The extensive reliance on National Curriculum Tests and General Certificate of Secondary Education (GCSE) scores for evaluating the performance of students, schools and the school system raises several concerns.

Evidence suggests that improvement in exam grades is out of line with independent indicators of performance, suggesting grade inflation could be a significant factor.

The unequal educational outcomes partly reflect a complex, multi–layered and poorly
functioning deprivation funding system for primary and secondary schools in England.

The implicit compensation for disadvantaged students that the government provides to local authorities is only partially spent on disadvantaged schools and students.

This mismatch partly reflects the complexity of the funding system.

By moving to a less complex system and introducing an explicit pupil premium, the
government has started to address these problems.

To address these shortcomings the government should:

Further develop value–added indicators of schools’ educational output to provide
more relevant information to parents, students and regulators.

Increase the emphasis within inspection on teaching and learning including
through more lesson observation and assessment of pupils’ work, so that
inspectors consider this evidence alongside attainment data in reaching their
judgements on the effectiveness of schools.

Develop methods to measure educational outcomes through independently
collected data as a complement to grades and test scores.

Ensure that universities and employers have a greater say in qualification content
and procedures (A–levels and GCSEs)

To maximise transparency the government should consider increasing the pupil premium, within the overall budget constraint on public spending, and making it the only
source of deprivation funding.'

Janet Downs's picture
Sat, 20/10/2012 - 16:03

Brian - you have cut-and-pasted the overview for the OECD Economic Survey for 2011 but some parts are missing such as:

"the focus on test scores incentivises “teaching to tests” and strategic behaviour and could lead to negligence of non-cognitive skill formation."

But this was only the overview. The whole document, which isn't available freely on line, has a chapter about English Education which contains a critique of the excessive emphasis on raw grades and league tables. This critique describes the "perverse incentives" which occur when there are "high-stake" tests.

But these "perverse incentives" aren't the point of this post - to discuss them risks going off-thread. One point of this post is the making of crass comments by sources "close to Gove" which display unprofessionalism, ignorance and just a little panic. The other point is the risk of creating "serious, serious problems" in the exam system by Gove's rushed and ill-thought-out ideas.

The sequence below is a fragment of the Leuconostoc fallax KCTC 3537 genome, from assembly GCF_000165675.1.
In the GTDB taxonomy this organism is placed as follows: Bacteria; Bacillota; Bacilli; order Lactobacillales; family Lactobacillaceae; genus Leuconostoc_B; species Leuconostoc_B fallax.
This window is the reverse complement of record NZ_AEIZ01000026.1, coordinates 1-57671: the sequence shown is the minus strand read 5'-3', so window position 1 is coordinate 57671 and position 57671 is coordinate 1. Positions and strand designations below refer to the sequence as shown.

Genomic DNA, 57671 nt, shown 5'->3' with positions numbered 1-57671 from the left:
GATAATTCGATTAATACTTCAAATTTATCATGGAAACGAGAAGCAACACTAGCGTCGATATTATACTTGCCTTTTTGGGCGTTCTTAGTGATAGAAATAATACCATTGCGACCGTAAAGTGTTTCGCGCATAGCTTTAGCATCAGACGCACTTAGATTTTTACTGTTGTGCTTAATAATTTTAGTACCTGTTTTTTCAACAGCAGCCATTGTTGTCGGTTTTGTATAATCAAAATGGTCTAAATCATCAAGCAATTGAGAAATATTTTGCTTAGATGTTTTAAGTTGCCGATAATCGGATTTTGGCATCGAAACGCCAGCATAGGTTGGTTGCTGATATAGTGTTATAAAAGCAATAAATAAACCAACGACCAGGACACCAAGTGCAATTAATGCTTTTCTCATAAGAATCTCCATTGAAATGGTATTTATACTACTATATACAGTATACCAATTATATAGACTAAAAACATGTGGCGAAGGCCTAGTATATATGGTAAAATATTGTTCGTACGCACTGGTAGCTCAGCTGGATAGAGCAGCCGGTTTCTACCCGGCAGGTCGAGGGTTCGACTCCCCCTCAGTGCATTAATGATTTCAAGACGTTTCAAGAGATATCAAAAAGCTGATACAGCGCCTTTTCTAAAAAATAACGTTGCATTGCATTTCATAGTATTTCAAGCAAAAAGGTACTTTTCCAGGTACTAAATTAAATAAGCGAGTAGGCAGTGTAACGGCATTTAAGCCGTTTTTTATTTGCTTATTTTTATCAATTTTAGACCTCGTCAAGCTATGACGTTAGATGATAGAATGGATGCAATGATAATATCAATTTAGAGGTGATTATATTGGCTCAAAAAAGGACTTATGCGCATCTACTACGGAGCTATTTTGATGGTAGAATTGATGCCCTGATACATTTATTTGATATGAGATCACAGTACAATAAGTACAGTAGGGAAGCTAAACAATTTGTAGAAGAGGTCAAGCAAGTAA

James Blythe's picture
Sun, 21/10/2012 - 06:52

‘One thing is needed and that is good schoolmasters and mistresses.
Where they are absent, all the rest of the business of education in the
land is a waste of time, so much dust to blind the men and women who
do not want to see what they lack. Anyone, therefore, who really wants
schools that will give the people a good education must above all set their
hand to providing what is sorely needed, namely that all over the country
there are men and women who are willing and able to educate and guide
young people with insight and love so that they gain the wisdom they
need for life and the strength and order they need for their station and
their situation in life.’

Johann Heinrich Pestalozzi (1746–1827)

Janet Downs's picture
Sun, 21/10/2012 - 07:34

James - thanks for that inspirational quote. It's a pity that "good schoolmasters and mistresses" feel attacked, mistrusted and denigrated by past and present governments, the media and Ofsted.

The burden of solving all society's ills have been placed on schools hence the "no excuses" mantra. Any attempt to explain that a school's result depends on its intake is waived away as an excuse for incompetent teaching. In some cases this may be true but as the Education Endowment Fund found last year: many schools whose results are below the benchmark are nevertheless doing a good job. And the Organisation for Economic Co-operation and Development (OECD) wrote in 2010 that UK state schools were outperforming private schools when social background was taken into account.